This episode of The Aidan Project tackles the moral confusion of the liberal argument, and the intellectual self-harm being conducted by the left. The rise of Trump, and the Brexit result can surely, at least in part, be explained by the inner fighting on the left, which has moved many to the centre, and on some issues, to the right, in the search for a measure of much-needed honesty. The left has a lot of work to do; Aidan is aghast that the left is not willing to defend basic constructs of liberalism by not being honest about its unpalatable challenges. This episode also looks at Trump’s conduct thus far in 2017. Please do take a moment to subscribe, be it via WordPress, iTunes, YouTube or Stitcher et al, as this truly assists in getting this argument out there. This is a wake-up call.
What is it like working as a doorman? Standing in the cold for hours on end, dealing with various examples of disagreeable behaviour and trying to keep others safe can often mean that working as a doorman proves to be a thankless task. On this episode of The Aidan Project Podcast’s Salon edition, Aidan is joined by Ben Lewry, an experienced doorman and a Security Industry Authority approved trainer in the East of England. Ben is proactive in sharing security advice, including the dangers of excessive drinking, how to avoid becoming a victim of theft, and being alert to the threat of terrorism. On the show, Ben offers his views on numerous topics, including the current terrorist threat, human rights, British drinking culture, the safety of vulnerable females and cuts in police budgets.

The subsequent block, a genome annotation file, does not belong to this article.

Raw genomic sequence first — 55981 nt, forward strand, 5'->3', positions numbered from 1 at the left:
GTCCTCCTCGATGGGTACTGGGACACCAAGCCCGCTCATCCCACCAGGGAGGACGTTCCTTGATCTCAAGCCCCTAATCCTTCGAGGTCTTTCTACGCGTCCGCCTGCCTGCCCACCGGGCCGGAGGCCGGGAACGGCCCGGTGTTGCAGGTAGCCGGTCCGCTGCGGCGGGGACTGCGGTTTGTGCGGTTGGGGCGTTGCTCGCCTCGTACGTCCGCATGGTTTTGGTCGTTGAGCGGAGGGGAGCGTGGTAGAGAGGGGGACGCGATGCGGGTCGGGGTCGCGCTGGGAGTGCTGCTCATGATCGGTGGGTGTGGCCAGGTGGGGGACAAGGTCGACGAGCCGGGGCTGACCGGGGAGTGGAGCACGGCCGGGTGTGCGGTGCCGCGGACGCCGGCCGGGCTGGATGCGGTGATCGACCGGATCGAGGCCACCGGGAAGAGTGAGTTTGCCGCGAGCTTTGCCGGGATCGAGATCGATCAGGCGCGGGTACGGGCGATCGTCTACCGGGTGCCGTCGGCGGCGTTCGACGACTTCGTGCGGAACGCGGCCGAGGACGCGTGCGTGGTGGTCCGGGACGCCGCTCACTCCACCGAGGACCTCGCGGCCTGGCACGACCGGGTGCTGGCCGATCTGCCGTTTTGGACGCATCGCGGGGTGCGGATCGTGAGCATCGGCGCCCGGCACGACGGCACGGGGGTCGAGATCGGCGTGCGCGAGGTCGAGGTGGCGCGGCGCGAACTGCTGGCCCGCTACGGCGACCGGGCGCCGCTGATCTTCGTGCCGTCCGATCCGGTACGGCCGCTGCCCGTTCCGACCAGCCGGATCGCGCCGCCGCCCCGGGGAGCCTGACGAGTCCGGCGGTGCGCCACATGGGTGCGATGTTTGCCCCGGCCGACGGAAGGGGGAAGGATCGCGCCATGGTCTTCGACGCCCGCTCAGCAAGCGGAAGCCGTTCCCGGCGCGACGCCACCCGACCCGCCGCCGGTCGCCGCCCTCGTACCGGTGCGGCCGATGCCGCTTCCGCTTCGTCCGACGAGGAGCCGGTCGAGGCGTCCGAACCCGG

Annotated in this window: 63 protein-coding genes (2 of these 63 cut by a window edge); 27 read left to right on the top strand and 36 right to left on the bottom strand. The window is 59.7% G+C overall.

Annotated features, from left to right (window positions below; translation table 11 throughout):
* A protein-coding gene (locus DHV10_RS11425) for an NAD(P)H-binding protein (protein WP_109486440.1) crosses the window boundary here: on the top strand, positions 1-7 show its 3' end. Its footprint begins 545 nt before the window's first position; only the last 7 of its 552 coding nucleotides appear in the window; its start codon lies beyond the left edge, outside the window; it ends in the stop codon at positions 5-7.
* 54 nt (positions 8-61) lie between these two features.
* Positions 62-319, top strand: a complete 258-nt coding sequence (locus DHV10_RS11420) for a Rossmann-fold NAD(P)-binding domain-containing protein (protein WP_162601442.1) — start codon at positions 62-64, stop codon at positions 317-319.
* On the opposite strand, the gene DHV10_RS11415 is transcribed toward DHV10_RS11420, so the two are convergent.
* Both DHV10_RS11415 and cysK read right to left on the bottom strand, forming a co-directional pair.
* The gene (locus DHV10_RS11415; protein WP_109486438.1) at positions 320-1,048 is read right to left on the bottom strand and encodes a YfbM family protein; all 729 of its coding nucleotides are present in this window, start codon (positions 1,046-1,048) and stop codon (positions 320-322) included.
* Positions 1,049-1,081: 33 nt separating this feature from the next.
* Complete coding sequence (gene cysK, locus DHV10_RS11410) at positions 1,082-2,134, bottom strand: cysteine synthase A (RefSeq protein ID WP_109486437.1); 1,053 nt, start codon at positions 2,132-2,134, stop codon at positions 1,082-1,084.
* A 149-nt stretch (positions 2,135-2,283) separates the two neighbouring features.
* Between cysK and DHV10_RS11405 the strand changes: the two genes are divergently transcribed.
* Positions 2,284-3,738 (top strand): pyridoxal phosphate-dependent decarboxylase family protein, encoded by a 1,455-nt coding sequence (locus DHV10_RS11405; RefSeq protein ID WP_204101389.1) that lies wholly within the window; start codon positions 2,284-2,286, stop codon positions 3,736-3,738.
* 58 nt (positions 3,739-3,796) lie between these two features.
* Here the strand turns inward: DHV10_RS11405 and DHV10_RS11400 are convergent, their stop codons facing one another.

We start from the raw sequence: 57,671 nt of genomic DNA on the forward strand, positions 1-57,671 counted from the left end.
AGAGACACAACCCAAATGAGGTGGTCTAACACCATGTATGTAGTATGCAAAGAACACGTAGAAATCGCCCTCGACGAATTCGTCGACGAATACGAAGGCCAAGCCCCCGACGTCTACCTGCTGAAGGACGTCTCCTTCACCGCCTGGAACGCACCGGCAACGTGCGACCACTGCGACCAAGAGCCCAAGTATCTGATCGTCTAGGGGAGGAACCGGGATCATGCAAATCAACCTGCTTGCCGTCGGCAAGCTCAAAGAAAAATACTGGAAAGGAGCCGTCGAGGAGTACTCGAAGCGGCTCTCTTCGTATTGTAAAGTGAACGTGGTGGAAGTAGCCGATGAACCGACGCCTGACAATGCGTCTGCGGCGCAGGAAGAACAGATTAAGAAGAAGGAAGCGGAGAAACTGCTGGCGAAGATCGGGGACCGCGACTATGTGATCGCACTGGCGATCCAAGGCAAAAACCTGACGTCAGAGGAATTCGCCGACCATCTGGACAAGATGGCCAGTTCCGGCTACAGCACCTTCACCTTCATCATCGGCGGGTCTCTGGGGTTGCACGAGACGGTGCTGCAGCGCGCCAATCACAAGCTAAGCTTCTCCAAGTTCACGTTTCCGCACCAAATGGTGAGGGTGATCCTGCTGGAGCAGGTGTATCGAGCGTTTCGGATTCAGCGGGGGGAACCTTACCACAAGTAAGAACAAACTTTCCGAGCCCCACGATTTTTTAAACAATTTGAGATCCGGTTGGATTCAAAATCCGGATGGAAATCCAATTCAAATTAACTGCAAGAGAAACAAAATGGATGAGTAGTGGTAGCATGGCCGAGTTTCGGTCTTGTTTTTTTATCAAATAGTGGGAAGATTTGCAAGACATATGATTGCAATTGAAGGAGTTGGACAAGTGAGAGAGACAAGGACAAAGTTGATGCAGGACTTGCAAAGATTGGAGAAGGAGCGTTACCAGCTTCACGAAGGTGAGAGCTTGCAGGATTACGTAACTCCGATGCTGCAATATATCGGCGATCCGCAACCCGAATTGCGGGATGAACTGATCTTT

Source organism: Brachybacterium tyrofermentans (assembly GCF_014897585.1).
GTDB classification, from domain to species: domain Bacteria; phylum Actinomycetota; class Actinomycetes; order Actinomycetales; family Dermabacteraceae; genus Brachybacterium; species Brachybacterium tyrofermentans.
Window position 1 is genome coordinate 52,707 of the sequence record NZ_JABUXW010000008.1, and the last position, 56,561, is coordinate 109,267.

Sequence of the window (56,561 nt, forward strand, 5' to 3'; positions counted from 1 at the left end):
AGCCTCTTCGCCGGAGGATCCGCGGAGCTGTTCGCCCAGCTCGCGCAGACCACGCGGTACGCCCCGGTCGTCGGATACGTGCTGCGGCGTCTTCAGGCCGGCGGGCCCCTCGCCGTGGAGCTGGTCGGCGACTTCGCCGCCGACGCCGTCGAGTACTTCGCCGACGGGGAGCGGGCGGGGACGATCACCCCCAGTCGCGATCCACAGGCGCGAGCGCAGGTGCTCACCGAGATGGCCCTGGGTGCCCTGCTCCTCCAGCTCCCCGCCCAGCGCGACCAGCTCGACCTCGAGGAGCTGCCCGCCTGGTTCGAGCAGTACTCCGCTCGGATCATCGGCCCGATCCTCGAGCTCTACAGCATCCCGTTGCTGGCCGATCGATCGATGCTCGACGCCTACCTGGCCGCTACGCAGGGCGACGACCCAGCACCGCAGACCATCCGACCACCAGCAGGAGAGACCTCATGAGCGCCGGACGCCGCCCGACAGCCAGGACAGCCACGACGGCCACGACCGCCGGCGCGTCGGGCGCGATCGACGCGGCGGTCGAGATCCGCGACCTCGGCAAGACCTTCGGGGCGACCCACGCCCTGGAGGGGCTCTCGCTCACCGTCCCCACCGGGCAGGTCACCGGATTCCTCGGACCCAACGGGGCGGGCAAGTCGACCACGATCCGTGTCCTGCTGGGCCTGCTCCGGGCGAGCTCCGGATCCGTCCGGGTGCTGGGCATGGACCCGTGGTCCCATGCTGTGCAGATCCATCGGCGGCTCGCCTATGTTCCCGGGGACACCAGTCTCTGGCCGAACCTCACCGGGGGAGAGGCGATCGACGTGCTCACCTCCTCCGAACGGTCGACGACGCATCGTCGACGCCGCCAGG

It is time to review 2016. A brave undertaking, to be sure, but someone has to do it. Across two episodes, The Aidan Project humbly presents a review of the most significant events of the year. Part one includes Brexit, Stop Funding Hate, the British press, the decline of the left, Labour’s impotence, Jihadism, Nigel Farage, David Cameron’s disappearance, and more.
The world desperately misses Christopher Hitchens. He would have had little patience for the internecine conflict within the left and its ceaseless self-strangulation. Hitchens saw himself as a liberal, broadly defined. But he would not tie himself down to ideology. He was the Muhammad Ali of rational argument. He had swagger, for sure, but his ability to propel his arguments with energy and panache was unmatched.